5. Video games: the next generation By Marc Cieslak Reporter, BBC Click The video games industry is obsessed with the phrase "next generation", but what does it actually mean? What can gamers expect from any game given that name? It would be easy to dismiss the next generation gaming experience as simply eye candy. Every single thing in the city can be grabbed, climbed on, jumped from Jade Raymond, Ubisoft producer The latest games all look great but the potential offered by the processing power of consoles such as the Xbox 360 and PS3 does not end there. They also give developers a wealth of new gameplay possibilities. At Ubisoft's Montreal studio, a team of 300 designers, programmers and artists have spent four years developing Assassin's Creed, a next generation medieval action adventure. "A lot of people have heard the term 'next gen game' thrown around and so far what we've seen as far as next gen games mostly means better quality graphics," said Ubisoft producer Jade Raymond. "So you've seen in fighting games where boxers are up close, you get more detail on the facial animation. Or in car racing games it looks exactly like the car, and you get more shiny cars and the environments are more realistic. "But for me personally, next gen game had to mean new types of gameplay." Assassin's Creed is set during the Crusades and the action takes place in three huge cities. Each is populated with thousands of computer controlled characters. Players can take Altair, the character they control, anywhere in the city. "We made this rule and gave ourselves the challenge to try and make huge cities that are completely interactive, which means that every single thing in the city can be grabbed, climbed on, jumped from," said Ms Raymond. "Which means that we created tools to be able to recognise the 3D models and automatically generate interactive edges on everything." Lego blocks The gaming environment took so long to develop because everything that sticks out of a wall more than two inches can be an anchor point for Altair. Bumping into people affects the direction of the main character "Our challenge was to make it readable for the player as we're using games to see the level design ingredients or the game designer path," said creative director Patrice Desilets. "This time there is no path whatsoever." Vincent Pontbriand, Ubisoft associate producer, said: "In a regular, more linear, game what you would do is create game levels. In our case, since it involved cities in which you could travel anywhere, we quickly realised it was going to be impossible to customise the entire city that way, polygon by polygon. "So what we did was we created a bank of objects, what we call a Lego system, and this allowed us to produce the first templates for the cities quickly by adding and removing blocks. "Then we were able to do the same things with objects and eventually with the characters and the population itself." While larger environments that allow the player more freedom are certainly a bonus, there is still more to be done before a game can earn that next gen title. Background characters Probably one of the biggest challenges facing games is to make computer controlled characters more lifelike. This is where the hardware buried inside the latest consoles proves so useful. "The tendency in technology is to move towards multi-core, multi CPU type of machines," explained AI programmer Matthieu Mazerolles. "What this means is instead of having just one processing unit you literally have several, sometimes up to a dozen all within the same box. More than 200 models were used as the templates for characters "What this allows us to do is to take all of the calculations, which are highly complex, that go into making the AI seem alive, and distribute these across many different processors." Said Ms Raymond: "We worked on this whole kind of physics systems for when you bump into people and push them out of the way, so that tactile thing really felt real. "So bumping into a group of people will make you fall over, running full force into a small woman will knock her over." One of the tools the company has worked on is something which generates crowds of diverse people. "For NPCs we have hundreds and hundreds of different looking characters, that were the templates we used to create our initial models," said Mr Pontbriand. "But then we created our own technology to take those templates, cut them down into pieces and then, with the technology, added the ability to randomise between skin colour, clothes, hair colour. "We ended up with a multiplying factor, so these sketches that became models ended up producing thousands of different variations in game." 'A player's story' Increased production values, emotional involvement, environments that have more bearing on the world - could all of these elements help shift games from what many perceive to be a marginalised ghetto into the mainstream? "As an entertainment medium, games are really just scratching the surface," said Ms Raymond. "I think we are at where we were with film when we made the transition from silent films to films that were telling a story with sound and dialogue. "We are just at the point of discovering what we can do with interactivity and what's an interactive story where you are creating a story for players, but it really has to become the player's story." Said Mr Desilets: "I strongly believe the more we go on with next gen the less we will see video game rules apparent, they will be more and more hidden and the experience will be a lot more immersive because you won't see the video game rules that only gamers really like."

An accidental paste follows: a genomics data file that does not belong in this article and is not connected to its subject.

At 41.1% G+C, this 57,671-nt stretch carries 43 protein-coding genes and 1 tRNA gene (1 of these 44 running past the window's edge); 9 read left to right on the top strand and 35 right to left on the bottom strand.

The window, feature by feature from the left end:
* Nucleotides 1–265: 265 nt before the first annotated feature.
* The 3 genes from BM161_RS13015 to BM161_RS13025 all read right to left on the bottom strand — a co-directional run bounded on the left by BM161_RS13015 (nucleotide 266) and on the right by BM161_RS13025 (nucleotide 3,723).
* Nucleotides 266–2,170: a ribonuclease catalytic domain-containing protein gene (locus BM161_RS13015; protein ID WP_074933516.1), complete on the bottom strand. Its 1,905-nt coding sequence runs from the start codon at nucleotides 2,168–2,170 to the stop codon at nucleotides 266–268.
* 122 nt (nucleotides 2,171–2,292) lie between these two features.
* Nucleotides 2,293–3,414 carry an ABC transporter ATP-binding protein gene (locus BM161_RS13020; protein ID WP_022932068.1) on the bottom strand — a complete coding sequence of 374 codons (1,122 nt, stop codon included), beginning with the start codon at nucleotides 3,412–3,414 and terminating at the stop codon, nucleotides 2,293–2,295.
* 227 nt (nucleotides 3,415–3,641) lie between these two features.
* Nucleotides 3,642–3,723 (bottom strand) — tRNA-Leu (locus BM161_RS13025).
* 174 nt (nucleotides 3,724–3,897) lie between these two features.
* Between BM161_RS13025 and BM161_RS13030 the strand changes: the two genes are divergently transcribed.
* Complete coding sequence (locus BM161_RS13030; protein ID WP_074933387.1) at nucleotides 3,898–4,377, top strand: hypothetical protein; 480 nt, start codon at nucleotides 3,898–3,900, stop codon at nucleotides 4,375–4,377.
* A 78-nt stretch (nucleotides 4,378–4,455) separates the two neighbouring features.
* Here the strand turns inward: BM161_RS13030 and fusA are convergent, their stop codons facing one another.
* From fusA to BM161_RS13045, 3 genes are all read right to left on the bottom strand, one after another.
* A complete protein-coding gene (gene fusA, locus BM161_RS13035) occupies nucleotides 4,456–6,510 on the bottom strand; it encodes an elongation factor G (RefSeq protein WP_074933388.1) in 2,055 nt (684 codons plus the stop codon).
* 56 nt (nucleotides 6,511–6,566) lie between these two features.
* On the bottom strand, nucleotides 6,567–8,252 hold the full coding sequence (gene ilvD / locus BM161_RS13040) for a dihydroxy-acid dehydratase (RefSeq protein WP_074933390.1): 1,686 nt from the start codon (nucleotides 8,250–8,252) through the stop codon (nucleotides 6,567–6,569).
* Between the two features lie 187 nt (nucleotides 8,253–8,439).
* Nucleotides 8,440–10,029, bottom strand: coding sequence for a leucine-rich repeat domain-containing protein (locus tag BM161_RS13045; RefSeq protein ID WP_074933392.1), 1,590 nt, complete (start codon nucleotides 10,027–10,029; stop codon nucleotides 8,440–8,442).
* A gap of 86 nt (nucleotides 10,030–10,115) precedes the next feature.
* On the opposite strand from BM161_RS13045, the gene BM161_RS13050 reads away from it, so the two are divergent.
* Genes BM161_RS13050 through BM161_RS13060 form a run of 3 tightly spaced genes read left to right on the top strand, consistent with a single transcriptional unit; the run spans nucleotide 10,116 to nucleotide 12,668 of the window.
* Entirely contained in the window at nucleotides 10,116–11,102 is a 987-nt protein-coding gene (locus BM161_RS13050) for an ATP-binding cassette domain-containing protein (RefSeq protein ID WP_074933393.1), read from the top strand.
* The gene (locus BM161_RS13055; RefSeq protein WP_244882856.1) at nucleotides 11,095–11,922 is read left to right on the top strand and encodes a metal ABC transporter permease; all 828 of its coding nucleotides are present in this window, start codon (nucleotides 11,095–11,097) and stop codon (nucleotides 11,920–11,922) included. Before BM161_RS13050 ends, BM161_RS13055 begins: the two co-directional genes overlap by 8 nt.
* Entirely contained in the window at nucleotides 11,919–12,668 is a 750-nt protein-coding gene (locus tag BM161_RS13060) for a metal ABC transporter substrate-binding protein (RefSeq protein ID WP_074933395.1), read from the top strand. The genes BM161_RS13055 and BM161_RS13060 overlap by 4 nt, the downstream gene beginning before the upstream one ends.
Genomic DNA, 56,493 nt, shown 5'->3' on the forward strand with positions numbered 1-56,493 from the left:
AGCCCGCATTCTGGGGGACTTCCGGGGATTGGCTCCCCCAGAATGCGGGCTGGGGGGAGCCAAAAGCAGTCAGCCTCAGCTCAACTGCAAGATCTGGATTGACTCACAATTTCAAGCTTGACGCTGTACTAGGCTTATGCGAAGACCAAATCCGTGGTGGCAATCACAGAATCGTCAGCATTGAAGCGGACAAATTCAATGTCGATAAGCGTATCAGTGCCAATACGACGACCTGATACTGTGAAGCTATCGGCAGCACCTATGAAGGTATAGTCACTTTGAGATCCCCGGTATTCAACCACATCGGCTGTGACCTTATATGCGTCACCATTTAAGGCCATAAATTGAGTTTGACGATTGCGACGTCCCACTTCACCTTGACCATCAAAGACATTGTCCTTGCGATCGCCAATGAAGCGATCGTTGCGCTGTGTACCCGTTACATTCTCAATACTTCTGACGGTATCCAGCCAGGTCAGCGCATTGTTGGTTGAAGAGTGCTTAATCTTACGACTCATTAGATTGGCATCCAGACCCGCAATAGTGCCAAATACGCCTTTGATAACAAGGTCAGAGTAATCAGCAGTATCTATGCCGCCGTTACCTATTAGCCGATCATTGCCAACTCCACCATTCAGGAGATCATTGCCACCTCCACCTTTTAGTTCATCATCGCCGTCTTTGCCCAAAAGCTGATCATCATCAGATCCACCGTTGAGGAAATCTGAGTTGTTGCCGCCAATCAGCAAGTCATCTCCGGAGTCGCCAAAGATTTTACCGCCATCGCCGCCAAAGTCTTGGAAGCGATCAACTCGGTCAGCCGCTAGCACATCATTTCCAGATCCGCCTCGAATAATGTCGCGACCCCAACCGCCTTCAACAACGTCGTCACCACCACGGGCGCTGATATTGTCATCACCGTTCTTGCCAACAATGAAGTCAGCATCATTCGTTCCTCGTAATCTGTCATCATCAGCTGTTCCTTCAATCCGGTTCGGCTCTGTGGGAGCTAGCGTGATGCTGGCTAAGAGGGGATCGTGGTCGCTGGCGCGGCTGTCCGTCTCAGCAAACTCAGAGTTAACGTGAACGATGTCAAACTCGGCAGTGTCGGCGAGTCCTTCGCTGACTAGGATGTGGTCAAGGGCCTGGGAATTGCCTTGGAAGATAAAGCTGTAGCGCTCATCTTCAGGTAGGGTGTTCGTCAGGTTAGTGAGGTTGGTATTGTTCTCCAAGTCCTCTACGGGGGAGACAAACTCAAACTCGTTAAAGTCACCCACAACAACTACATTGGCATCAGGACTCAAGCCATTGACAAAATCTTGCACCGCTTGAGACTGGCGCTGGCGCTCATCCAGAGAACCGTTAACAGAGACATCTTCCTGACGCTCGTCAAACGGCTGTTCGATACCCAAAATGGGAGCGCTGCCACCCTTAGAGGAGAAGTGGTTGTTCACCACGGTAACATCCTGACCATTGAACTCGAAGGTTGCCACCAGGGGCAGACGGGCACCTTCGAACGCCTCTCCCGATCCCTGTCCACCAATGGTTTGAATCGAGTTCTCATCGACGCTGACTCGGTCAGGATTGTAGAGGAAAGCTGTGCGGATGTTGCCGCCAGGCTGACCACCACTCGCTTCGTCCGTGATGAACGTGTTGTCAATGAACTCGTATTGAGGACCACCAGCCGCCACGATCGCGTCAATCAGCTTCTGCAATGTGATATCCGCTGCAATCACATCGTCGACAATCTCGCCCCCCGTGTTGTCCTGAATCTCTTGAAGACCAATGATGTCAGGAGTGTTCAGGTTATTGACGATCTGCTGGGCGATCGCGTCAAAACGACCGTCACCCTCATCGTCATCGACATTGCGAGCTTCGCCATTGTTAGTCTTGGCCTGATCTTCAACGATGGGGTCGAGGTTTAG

6. (Courtesy of the Financial Post) Reason I put it in culture, it seems more of a Quebec culture to be more laid back and no really care about material wealth, but that is my own point of view.
  7. Source: http://www.economist.com/news/britain/21611086-why-building-worlds-most-popular-city-so-difficult-and-expensive-bodies-bombs-and London’s costly construction Bodies, bombs and bureaucracy Why building in the world’s most popular city is so difficult and expensive Aug 9th 2014 | From the print edition CROSSRAIL, a new underground railway line, is the main engineering marvel near Tottenham Court Road station in London. Few passers-by realise that another immensely complex construction project is under way nearby. At Rathbone Place, an old postal sorting office is being demolished to make way for a new block of offices and apartments. The entire building must be removed through one narrow exit onto busy Oxford Street. Beneath the site lies a disused underground railway once run by Royal Mail, which must not be disturbed. Even as your correspondent visits, the developer, Great Portland Estates, discovers an ancient electricity cable buried under the foundations. Much of central London is being knocked down and rebuilt. Some 7m square feet of office space is due to be added this year—the most since 2003. Relative to the existing stock, more offices are going up in the capital than in any western European or North American city. Yet building offices (and homes) near the middle of the capital is shockingly expensive. Even before the cost of land is considered, it costs roughly a fifth more than erecting similar stuff in New York or Hong Kong, according to Turner and Townsend, a consultancy firm. The challenges at Rathbone Place help to explain why. London’s history throws up many problems. Unexploded bombs dropped by the Luftwaffe still turn up surprisingly often, as do interesting medieval bodies. The opening of Bloomberg’s new headquarters in the City was held up by the discovery of thousands of Roman artefacts, including a rare phallic good-luck charm. London’s underground networks—including the Tube, but also sewers, various government tunnels and oddities such as the Royal Mail railway—must be negotiated. The city’s medieval street pattern means that buildings cannot always have straightforward 90-degree corners. Narrow streets make moving vehicles and machinery around construction sites far more expensive than in other cities. Typically, construction begins with a small crane, which lifts in vehicles and in turn erects a bigger tower crane. These cranes cannot operate from roads or overhang existing buildings, which explains why so many of the ones in London are elaborate, multi-jointed things. Sometimes they must be custom-built. The planning system then adds all sorts of expensive complexities. In Westminster more than 75% of land is covered by 56 conservation areas protecting the historic appearances of streets, right down to the colour of paint on doors. At another Oxford Street site, Great Portland Estates must lift up an old façade and scoop out the rest of the building from behind it. During this process, neighbouring buildings must be protected—not only structurally but also from noise and dust. Taller buildings are trickier still. They must not block designated views of various landmarks, which explains why some of the skyscrapers in the City of London are oddly shaped. The curious wedge-shaped Leadenhall Building, known as “the cheesegrater”, is intended to protect a view of St Paul’s Cathedral from a pub in Fleet Street. The design also means that the building cannot have a central concrete core, as in most skyscrapers. Instead, the floors are held up by an innovative steel exoskeleton. This makes for a thrilling journey up the building’s glass lifts. But it does add somewhat to the cost. Developers have adapted to these constraints as best they can. Construction is modelled by computers long before the first crane is installed. Each day’s work is planned almost to the minute and materials delivered when they are needed, much like the “just-in-time” methods long used in car factories. Many parts are brought in ready made: fully 85% of the Leadenhall Building was manufactured in the Midlands and Northern Ireland. But the sheer complexity of building in the capital makes for a small, specialised industry with high barriers to entry. Outsiders who try to negotiate London’s planning system often get in trouble, notes Toby Courtauld, Great Portland’s boss. Getting projects approved requires more than mugging up on planning regulations: plenty of rules are unwritten, while political objections can be unpredictable. Incumbent developers know the vagaries of the system. Newcomers do not. All this raises costs, which are passed on to business tenants. And the slowness of building in the capital means that offices are often finished at the wrong time, at the low point in an economic cycle: a slump in construction starts three years ago means supply will crash next year. Putting up buildings is far quicker and easier in other cities, such as Birmingham and Manchester, and also in London suburbs such as Croydon. But developers persist with inner London anyway. Office rents and land values are high enough to support even some outrageously complicated projects. Leasing office space in the West End is twice as expensive as in Madison Avenue in New York. For all that the city’s skyline is dominated by cranes, were developers given free rein much more of central London would be being rebuilt. For firms struggling with high rents, that is frustrating. For Londoners who live and work next to construction sites, it may come as some consolation. From the print edition: Britain